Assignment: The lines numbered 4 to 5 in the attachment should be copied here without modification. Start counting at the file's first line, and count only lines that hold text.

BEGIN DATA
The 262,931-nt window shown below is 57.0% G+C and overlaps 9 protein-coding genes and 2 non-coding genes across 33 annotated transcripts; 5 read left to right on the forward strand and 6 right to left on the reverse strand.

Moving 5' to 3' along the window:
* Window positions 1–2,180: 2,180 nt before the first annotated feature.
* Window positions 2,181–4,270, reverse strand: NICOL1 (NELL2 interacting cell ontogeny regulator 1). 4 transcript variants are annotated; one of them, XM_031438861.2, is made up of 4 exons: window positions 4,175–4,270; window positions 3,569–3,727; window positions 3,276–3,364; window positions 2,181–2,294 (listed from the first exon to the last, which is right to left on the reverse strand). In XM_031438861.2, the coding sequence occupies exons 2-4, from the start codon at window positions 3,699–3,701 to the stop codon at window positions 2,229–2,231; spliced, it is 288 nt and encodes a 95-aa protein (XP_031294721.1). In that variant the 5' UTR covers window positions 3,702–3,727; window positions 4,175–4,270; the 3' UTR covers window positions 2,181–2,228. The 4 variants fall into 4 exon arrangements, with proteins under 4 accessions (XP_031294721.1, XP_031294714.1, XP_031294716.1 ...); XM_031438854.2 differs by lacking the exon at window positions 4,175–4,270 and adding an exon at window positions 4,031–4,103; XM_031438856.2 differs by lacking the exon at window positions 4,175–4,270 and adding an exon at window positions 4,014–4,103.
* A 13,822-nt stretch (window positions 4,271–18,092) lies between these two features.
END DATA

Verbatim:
* Window positions 2,181–4,270, reverse strand: NICOL1 (NELL2 interacting cell ontogeny regulator 1). 4 transcript variants are annotated; one of them, XM_031438861.2, is made up of 4 exons: window positions 4,175–4,270; window positions 3,569–3,727; window positions 3,276–3,364; window positions 2,181–2,294 (listed from the first exon to the last, which is right to left on the reverse strand). In XM_031438861.2, the coding sequence occupies exons 2-4, from the start codon at window positions 3,699–3,701 to the stop codon at window positions 2,229–2,231; spliced, it is 288 nt and encodes a 95-aa protein (XP_031294721.1). In that variant the 5' UTR covers window positions 3,702–3,727; window positions 4,175–4,270; the 3' UTR covers window positions 2,181–2,228. The 4 variants fall into 4 exon arrangements, with proteins under 4 accessions (XP_031294721.1, XP_031294714.1, XP_031294716.1 ...); XM_031438854.2 differs by lacking the exon at window positions 4,175–4,270 and adding an exon at window positions 4,031–4,103; XM_031438856.2 differs by lacking the exon at window positions 4,175–4,270 and adding an exon at window positions 4,014–4,103.
* A 13,822-nt stretch (window positions 4,271–18,092) lies between these two features.